If you’ve already dived into the Extra Crispy story of regional breakfast foods or have spent any time in New England, you’re likely acquainted with anadama bread. I've done both—in fact, I distinctly recall my friends and me getting really excited when we saw anadama bread on the Smith College dining hall menu. The bread, just a tad crunchy and sweet from cornmeal and molasses had sort of a weird history. As legend goes, a Gloucester fisherman of yore was married to a woman named Anna, who wasn’t a great cook. After nights of eating Anna’s (admittedly not great-sounding) dinners of cornmeal and molasses, the man added flour and yeast to the cornmeal mush and baked the mixture into a loaf while grumbling "Anna, damn her."
Personally, I think Anna probably had other things to do around the house, and maybe she didn’t have time to make her husband dinner every night. She probably wanted him to figure it out on his own and clearly, if this guy managed to turn Anna’s mushy cornmeal into a tasty loaf of bread, he was actually the cook in the family. Maybe he should’ve been making dinner all along instead.
Whisk together ½ cup coarse cornmeal and 2 teaspoons kosher salt in a large bowl.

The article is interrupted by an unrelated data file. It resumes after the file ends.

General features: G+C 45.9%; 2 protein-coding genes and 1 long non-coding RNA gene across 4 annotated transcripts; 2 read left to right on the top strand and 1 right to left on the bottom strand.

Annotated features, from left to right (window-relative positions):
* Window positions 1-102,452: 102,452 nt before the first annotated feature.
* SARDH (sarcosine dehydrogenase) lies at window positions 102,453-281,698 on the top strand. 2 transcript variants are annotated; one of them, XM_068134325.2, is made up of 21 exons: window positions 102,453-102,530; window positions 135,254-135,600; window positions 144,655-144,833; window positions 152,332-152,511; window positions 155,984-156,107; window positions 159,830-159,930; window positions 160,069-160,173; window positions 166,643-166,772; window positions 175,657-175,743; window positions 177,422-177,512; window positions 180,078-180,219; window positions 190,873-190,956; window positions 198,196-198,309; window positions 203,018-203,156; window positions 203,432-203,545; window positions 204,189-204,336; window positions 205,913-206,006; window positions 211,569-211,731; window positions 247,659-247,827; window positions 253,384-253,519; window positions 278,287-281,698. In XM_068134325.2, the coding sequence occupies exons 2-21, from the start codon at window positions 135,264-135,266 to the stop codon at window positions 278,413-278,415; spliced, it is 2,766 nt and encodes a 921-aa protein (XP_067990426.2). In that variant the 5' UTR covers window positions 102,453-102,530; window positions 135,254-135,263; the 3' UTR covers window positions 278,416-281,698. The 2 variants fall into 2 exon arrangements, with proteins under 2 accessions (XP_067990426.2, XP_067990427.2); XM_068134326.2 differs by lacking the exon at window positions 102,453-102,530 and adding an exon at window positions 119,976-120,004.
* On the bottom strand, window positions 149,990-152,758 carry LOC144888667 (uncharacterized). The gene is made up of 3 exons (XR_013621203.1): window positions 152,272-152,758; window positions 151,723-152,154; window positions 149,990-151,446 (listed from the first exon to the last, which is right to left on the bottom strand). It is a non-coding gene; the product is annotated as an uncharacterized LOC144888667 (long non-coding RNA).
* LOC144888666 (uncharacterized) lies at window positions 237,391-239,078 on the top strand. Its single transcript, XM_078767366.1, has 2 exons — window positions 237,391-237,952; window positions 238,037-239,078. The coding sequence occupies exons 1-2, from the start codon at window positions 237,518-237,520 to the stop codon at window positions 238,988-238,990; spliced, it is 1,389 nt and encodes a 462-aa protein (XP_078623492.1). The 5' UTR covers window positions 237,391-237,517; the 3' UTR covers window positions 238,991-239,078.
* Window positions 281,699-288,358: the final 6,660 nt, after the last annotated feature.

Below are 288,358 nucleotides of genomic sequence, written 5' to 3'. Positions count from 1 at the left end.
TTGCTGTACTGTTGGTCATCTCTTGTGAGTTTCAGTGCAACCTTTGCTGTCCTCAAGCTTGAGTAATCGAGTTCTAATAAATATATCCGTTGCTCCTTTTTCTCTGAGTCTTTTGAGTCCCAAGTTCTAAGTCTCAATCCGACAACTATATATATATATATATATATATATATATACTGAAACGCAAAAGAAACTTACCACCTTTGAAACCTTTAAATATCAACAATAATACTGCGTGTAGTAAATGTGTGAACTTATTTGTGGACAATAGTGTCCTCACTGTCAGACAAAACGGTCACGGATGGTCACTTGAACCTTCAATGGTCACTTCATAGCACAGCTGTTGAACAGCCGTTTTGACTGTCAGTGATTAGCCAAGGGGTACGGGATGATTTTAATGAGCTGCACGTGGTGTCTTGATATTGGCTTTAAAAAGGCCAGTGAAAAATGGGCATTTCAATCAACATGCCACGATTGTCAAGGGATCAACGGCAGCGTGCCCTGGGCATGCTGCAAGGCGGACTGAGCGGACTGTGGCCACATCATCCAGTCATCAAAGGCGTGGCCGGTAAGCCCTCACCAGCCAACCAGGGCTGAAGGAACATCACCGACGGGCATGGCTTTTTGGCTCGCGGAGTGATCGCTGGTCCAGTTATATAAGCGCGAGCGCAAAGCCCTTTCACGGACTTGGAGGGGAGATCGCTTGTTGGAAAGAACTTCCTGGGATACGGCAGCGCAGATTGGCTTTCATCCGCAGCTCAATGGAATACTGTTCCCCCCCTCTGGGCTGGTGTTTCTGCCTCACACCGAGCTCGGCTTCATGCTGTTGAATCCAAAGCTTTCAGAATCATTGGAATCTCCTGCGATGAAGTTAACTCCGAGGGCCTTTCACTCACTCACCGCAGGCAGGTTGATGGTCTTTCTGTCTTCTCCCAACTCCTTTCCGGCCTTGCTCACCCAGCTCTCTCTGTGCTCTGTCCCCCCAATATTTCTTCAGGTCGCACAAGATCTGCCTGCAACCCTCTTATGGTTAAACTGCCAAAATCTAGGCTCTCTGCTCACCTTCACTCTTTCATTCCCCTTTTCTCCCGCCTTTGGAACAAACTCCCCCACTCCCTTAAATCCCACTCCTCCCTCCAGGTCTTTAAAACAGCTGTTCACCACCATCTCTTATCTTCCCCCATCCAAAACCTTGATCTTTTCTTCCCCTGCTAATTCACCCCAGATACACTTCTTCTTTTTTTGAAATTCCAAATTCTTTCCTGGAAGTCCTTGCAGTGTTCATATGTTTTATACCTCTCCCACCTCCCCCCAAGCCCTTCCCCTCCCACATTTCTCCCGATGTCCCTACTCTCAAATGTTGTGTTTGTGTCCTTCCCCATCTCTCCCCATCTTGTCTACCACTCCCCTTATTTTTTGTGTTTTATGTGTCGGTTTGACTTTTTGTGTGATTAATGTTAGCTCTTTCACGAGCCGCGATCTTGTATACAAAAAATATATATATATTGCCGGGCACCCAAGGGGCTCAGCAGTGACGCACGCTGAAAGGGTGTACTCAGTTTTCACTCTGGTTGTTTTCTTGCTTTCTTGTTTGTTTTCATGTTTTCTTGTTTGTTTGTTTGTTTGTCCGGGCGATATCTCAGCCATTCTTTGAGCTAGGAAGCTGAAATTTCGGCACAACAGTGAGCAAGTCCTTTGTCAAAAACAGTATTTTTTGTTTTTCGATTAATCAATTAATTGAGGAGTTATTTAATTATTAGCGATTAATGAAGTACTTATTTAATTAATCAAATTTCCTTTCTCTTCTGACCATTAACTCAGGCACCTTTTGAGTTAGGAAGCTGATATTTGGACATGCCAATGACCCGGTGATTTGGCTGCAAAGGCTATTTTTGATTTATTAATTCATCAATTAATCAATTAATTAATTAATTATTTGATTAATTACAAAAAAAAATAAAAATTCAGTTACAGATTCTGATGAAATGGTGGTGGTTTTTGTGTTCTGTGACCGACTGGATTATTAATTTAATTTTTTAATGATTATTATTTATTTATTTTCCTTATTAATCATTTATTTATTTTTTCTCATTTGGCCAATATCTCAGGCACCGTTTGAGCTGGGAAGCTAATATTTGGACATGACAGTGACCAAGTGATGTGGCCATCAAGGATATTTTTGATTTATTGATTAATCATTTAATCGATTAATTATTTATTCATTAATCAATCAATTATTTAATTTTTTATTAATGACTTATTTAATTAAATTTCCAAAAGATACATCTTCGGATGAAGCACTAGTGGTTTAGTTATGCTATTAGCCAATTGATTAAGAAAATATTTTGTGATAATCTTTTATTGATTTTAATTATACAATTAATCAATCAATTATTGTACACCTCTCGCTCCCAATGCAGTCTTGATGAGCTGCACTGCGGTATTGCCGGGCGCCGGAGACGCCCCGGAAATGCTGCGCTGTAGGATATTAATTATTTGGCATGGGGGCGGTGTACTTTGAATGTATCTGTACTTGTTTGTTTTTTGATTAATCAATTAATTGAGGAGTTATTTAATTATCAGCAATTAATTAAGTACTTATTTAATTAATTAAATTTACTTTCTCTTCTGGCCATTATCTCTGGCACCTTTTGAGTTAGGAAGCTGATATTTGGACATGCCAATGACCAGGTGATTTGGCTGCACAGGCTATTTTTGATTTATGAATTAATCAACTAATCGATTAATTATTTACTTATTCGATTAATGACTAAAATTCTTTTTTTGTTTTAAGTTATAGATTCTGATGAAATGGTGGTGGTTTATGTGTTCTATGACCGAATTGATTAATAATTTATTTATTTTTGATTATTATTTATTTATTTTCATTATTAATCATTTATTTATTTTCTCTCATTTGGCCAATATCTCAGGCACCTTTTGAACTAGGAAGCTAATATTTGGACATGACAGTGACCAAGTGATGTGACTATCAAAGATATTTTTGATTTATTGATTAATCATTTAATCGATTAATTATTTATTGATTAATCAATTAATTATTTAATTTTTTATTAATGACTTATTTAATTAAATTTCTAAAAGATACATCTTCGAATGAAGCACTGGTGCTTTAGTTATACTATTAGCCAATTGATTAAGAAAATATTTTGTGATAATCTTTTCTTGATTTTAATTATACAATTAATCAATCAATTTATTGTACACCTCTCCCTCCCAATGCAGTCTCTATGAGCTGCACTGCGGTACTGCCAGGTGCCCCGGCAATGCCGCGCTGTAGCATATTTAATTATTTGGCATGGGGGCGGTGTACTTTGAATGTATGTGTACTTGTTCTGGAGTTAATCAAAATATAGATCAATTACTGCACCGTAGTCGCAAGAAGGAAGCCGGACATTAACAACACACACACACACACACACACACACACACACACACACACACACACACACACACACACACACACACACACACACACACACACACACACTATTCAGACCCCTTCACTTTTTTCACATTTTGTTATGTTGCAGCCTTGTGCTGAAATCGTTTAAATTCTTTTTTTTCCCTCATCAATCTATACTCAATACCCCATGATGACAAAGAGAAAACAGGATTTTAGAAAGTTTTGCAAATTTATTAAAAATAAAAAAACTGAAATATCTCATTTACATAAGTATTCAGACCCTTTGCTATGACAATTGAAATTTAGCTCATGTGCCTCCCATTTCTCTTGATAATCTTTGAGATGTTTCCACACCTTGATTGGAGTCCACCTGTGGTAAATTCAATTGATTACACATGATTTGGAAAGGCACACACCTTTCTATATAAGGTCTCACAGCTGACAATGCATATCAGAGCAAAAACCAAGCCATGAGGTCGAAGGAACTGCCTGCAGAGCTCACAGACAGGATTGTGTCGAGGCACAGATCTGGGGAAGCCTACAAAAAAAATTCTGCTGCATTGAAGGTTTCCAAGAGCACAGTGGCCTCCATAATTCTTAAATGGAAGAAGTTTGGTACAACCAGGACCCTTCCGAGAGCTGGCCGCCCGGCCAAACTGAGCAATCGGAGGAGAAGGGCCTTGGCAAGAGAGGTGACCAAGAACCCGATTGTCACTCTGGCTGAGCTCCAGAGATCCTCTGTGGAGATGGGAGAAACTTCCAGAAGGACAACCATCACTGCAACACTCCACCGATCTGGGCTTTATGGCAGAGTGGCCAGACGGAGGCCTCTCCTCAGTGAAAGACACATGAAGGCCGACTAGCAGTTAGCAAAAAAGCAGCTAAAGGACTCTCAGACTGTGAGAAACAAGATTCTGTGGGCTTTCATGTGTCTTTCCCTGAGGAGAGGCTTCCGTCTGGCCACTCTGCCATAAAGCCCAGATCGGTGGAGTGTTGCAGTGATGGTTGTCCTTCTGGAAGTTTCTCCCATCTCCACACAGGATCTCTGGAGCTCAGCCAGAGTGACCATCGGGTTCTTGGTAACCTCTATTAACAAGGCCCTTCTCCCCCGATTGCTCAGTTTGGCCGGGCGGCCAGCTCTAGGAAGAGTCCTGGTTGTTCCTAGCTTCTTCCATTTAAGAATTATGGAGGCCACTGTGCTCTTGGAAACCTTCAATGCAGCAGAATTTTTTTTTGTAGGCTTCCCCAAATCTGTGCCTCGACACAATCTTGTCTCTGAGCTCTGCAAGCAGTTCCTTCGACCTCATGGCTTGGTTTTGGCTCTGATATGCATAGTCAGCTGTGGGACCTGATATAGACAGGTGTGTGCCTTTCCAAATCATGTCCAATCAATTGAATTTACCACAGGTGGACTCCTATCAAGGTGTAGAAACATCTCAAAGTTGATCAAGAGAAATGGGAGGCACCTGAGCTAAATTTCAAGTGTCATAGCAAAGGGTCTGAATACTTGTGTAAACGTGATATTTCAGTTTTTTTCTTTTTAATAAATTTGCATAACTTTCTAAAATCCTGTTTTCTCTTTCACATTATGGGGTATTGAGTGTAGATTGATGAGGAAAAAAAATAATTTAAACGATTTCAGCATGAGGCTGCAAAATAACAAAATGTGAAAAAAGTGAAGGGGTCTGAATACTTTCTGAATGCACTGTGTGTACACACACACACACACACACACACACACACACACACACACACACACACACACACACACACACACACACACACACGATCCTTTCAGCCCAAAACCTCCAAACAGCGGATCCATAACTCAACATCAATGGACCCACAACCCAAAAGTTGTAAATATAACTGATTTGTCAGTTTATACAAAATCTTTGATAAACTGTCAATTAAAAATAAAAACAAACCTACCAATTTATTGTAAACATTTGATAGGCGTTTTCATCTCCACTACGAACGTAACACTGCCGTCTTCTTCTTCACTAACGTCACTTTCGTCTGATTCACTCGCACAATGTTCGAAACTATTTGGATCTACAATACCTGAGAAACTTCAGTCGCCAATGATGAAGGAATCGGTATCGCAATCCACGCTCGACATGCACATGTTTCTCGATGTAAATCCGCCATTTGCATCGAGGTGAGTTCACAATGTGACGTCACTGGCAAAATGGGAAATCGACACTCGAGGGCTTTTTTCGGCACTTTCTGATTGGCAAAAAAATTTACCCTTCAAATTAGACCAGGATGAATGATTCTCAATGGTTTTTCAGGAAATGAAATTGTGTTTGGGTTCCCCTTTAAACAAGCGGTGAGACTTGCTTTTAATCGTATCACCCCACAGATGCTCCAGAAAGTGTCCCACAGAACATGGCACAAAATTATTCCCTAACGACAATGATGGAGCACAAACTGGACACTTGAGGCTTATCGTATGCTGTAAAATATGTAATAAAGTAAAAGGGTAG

Bring ½ cup of water and ½ cup whole milk to a simmer in a small saucepan over medium heat, then remove from the heat. Immediately whisk in 3 tablespoons room temperature butter and ¼ cup molasses.
Pour the liquid into the dry ingredients and whisk well to avoid lumps.
Next, very gently combine ½ cup warm water with 1 envelope of dry active yeast and 1 teaspoon molasses. Let the mixture sit for 5 minutes, until it starts to foam a bit, then gently mix the yeast mixture into the cornmeal mixture with a wooden spoon.
Working with 1 cup at a time, mix 3 cups of flour into the dough. The dough will be very sticky, so if you have a stand mixer, this is a good time to use it. Mix the dough for about 10 minutes, or until it’s no longer super-sticky (add a few extra teaspoons of flour if you’re finding it impossibly sticky).
Cover the bowl of dough with plastic wrap and let sit until it has doubled in size, about 1½-2 hours.
After the dough has risen, turn it out onto a lightly floured work surface. Shape it into an 8-inch log and place it in a well-greased 8-inch loaf pan. Cover the pan with plastic wrap and let the loaf rise again, another 1½ hours.
Preheat the oven to 350ºF and melt 2 tablespoons butter. When the loaf has risen, brush the top with the melted butter. Bake the bread for 35-40 minutes (it may take up to 45 minutes, but begin testing for a toothpick poked inside to come out clean after 35).
Let the bread cool for at least 10 minutes in the pan before turning it out onto a cooling rack.
Anadama bread makes just as satisfying a breakfast sandwich (BEC or banana with peanut butter, and everything in between) as it does a simple piece of toast, buttered and jammed if you prefer.